We often train our pets to toilet on the grass, but if they toilet instead on a designated gravel or stone area, then it’s not such a problem if the poop isn’t picked up straight away (at least as far as your lawn is concerned – it should still be picked up as soon as possible to prevent pollution of the surrounding environment).
My lawn already has yellow patches – is it too late?
If you have yellow patches that have started to appear from dog waste that has sat for too long, your next course of action is to water those patches well to dilute the nitrogen that is concentrated there.
If the grass has already started to turn yellow, it may not survive and you may have to reseed those patches.
But (provided you live in a region with plenty of water and no restrictions in place) even if you’ve left a poop on the lawn for a few days and the grass is not yet yellow, giving that spot a dousing with the watering can will help it to recover and prevent yellowing.
If you do have to reseed any dead patches, be sure to sprinkle some agricultural lime to neutralize the nitrogen left behind before adding some fresh top soil and the grass seeds.
If you’re wondering whether there may be some other causes to the yellow patches on your lawn, check out my article on common lawn problems to rule them out.
What About Dog Pee?
Dog pee, though not quite as harmful for the surrounding environment as poop, can actually wreak more havoc on your lawn.
While dog poop can be picked up quickly, pee is absorbed into the ground instantly and can’t be contained.
The best way to minimize the impact of dog urine on your lawn is actually the same as for poop. Create a designated gravel area and train your dog to pee there instead of on the lawn. If that isn’t possible, the watering can needs to follow your dog when they go outside to relieve themselves.
In saying that, there is one alternative course of action that is pee-specific, and that is using ‘dog rocks’ in your dog’s water bowl.
Dog rocks are designed to be totally safe for your pet while reducing the concentration of nitrogen in their pee.
On the same note, it’s also helpful to make sure your dog has plenty of access to fresh water and isn’t dehydrated as this would also result in more concentrated pee.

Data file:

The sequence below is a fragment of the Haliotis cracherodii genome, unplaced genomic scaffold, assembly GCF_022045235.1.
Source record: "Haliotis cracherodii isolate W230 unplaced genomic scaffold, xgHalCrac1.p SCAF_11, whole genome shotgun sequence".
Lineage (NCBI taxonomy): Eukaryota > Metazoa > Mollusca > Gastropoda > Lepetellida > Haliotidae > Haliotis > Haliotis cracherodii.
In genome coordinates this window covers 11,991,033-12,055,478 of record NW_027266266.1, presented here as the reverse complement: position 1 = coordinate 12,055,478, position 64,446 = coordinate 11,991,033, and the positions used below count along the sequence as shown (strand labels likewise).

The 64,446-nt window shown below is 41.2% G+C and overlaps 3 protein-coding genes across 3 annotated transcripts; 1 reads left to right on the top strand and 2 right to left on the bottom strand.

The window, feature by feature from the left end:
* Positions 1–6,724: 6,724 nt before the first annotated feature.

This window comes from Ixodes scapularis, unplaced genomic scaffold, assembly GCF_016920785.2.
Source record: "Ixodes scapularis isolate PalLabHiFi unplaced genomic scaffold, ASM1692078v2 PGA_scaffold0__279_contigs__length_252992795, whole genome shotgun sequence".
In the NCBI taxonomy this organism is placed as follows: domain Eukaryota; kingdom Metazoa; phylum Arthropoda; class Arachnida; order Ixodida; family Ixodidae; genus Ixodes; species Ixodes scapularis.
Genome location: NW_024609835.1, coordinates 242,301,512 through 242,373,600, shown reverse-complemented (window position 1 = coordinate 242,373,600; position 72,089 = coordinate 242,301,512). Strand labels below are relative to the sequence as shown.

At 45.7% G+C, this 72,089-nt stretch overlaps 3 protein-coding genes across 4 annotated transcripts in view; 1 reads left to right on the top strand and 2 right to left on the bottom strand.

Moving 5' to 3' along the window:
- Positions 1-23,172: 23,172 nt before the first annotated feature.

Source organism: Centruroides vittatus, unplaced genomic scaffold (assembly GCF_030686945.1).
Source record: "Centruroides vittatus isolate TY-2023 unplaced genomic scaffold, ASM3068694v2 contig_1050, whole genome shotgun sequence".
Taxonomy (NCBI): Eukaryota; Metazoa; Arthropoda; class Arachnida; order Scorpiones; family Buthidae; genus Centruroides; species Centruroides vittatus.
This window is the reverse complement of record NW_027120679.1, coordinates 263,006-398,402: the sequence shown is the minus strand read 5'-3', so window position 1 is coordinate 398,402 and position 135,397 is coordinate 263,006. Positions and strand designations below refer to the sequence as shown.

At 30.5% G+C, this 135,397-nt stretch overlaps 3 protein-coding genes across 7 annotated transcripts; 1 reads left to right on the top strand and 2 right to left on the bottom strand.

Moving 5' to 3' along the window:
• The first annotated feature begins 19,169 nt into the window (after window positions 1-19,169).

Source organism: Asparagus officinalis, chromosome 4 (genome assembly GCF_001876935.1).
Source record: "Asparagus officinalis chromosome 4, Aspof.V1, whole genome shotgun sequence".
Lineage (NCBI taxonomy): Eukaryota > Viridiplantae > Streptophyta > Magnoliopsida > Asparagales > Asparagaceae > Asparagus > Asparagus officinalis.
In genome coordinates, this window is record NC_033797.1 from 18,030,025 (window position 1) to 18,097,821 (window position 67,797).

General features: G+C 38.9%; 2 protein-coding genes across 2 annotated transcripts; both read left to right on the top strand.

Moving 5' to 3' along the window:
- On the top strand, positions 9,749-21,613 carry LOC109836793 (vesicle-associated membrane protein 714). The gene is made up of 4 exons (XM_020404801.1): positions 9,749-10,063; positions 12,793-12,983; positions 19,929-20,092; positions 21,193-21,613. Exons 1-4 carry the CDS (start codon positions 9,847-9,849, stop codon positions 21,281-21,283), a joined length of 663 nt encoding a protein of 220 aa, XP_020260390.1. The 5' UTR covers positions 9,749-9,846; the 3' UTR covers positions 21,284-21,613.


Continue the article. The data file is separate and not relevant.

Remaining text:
A Couple of Other Options
We’ve talked about diluting your pet’s waste residue with water, designating a grass-free area for their toileting, and building a doggie-doo septic tank. But there are a couple more options worth considering if you’re a dedicated doggie-mum (or dad).
First, consider the grass type that you have growing in your lawn.
Different grass seed varieties are well suited to different climates and water availability, but did you know that some grasses tolerate dog waste better than others?
Perennial ryegrass, Bermuda grass, Zoysia grass, tall fescue and Kentucky bluegrass tolerate the high concentrations of nitrogen that come with dog waste better than other species.
Grass that is a little longer will also have an easier time coping with concentrated nitrogen, so do your lawn a favor and set that mower a little higher.
Last but not least, do you need a lawn?
You may balk at this suggestion, and that’s understandable, since we’ve grown up in a pretty lawn-obsessed society. However, times are changing and more and more people are considering grass-free yards. Take a read of this article if you’re interested in checking out the alternatives.
If you’re new to caring for a lawn, make sure you have the necessary tools on hand and have a read this article.
I hope you’ve found this article useful and are now a converted dog poop picker upper!
After all, it comes with the territory, right? No one has a baby thinking they can get away without changing diapers!
There is no benefit to your grass or the surrounding environment if you leave your dog’s poop on the lawn. It takes a looooong time to break down, and causes pollution in the meantime.
Picking up the poop immediately and building a doggie septic tank to dispose of it is the best option for your lawn and the surrounding environment.
Thank you for reading and feel free to share this article with your fellow dog lovers!